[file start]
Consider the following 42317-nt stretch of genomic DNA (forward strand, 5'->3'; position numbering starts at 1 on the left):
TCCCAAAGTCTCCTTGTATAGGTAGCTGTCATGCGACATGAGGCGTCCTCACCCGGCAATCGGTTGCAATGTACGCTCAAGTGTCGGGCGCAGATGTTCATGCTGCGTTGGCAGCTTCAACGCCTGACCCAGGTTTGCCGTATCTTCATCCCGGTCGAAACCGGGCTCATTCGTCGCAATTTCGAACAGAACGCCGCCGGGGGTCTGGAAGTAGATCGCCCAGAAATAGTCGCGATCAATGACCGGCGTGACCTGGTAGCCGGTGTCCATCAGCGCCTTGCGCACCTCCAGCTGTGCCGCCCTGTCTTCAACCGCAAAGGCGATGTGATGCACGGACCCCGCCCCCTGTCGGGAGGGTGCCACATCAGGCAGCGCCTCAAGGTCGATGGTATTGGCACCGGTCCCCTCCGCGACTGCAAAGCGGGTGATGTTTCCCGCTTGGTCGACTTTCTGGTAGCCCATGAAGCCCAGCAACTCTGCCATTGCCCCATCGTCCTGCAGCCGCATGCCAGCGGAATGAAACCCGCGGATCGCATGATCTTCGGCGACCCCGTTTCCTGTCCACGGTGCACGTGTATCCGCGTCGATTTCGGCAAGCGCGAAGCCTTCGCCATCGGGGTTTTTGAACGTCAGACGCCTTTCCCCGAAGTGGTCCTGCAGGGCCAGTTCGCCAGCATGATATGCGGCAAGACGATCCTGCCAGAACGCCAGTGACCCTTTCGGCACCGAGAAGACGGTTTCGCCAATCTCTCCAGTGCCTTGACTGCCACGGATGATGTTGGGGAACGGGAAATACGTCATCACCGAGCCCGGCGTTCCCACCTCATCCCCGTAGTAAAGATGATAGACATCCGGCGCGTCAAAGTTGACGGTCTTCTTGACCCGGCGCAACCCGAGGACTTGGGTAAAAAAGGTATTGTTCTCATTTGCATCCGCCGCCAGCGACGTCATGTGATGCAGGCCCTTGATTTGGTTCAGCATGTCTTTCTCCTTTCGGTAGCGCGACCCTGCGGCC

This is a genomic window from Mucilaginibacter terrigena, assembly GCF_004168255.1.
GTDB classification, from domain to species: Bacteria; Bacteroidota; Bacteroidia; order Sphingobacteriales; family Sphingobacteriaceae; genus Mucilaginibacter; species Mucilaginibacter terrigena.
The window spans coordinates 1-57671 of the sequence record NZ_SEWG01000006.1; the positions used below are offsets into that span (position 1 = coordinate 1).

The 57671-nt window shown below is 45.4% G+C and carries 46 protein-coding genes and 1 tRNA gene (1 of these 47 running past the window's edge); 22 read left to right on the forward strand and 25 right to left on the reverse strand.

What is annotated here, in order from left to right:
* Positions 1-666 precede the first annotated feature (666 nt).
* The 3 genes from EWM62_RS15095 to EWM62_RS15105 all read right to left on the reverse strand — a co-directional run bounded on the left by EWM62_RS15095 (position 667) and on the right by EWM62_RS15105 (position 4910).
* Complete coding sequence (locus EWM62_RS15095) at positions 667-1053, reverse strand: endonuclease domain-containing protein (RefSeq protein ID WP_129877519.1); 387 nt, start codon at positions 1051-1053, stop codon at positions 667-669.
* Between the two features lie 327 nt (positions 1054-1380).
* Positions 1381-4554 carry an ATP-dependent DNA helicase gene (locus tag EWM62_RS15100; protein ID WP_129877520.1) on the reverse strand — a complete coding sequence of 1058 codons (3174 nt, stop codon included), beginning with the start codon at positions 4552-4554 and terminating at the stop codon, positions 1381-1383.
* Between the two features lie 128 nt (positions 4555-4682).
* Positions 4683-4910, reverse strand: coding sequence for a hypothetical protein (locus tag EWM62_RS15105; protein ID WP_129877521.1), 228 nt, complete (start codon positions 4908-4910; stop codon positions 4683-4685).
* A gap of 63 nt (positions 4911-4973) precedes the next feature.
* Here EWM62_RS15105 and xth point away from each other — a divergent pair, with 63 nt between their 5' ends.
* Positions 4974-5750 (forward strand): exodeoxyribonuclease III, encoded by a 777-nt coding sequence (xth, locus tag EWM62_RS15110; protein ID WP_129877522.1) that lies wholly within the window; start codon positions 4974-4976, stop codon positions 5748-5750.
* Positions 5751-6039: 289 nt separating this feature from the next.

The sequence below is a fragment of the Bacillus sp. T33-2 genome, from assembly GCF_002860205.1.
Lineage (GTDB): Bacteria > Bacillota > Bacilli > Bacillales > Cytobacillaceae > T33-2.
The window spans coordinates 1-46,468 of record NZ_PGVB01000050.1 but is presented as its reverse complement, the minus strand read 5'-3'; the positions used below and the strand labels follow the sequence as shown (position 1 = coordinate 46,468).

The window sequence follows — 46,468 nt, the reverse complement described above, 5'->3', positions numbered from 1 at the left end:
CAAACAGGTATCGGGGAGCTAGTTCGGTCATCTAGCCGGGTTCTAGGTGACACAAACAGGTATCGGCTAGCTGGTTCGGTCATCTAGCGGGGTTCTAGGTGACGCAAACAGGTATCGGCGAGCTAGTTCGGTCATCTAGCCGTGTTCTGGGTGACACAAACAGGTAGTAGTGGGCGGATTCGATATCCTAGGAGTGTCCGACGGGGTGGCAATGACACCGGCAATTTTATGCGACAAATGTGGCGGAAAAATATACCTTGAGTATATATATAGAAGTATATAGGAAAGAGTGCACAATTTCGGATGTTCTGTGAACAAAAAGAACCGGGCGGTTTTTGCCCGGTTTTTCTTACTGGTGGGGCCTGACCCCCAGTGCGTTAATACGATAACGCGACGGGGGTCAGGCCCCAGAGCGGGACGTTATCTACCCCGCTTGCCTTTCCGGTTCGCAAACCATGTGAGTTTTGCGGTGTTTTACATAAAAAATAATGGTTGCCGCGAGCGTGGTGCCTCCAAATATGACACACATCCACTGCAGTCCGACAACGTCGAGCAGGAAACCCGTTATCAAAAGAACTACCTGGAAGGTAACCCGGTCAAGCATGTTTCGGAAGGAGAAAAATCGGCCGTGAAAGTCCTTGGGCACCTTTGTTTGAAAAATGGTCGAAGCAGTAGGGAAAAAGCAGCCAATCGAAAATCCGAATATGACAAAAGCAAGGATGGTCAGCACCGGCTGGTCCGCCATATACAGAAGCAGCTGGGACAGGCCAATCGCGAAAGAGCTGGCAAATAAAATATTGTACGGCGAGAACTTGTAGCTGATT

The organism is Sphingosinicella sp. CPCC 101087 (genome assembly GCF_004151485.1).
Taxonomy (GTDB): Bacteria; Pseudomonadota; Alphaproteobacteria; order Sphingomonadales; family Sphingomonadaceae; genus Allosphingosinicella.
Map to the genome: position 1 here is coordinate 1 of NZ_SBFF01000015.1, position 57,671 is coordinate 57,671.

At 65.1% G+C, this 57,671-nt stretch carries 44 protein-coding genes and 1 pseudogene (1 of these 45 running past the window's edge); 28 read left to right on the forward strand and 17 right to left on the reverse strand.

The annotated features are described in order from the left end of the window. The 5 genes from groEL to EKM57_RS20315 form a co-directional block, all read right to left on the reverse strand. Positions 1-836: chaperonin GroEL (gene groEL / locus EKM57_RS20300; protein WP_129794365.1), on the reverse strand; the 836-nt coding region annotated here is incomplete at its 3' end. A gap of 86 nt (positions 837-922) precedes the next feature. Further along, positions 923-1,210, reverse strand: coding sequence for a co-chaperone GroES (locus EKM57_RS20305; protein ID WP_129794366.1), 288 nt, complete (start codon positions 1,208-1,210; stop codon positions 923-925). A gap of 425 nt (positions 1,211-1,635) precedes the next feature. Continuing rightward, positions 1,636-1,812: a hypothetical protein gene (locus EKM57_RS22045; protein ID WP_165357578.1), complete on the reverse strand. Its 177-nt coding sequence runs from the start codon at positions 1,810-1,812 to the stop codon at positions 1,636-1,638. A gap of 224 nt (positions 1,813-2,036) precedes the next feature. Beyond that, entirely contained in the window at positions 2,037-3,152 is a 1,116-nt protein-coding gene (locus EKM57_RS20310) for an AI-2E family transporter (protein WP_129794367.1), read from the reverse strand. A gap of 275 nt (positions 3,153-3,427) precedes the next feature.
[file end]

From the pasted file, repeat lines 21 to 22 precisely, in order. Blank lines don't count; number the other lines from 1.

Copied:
The window spans coordinates 1-46,468 of record NZ_PGVB01000050.1 but is presented as its reverse complement, the minus strand read 5'-3'; the positions used below and the strand labels follow the sequence as shown (position 1 = coordinate 46,468).

The window sequence follows — 46,468 nt, the reverse complement described above, 5'->3', positions numbered from 1 at the left end: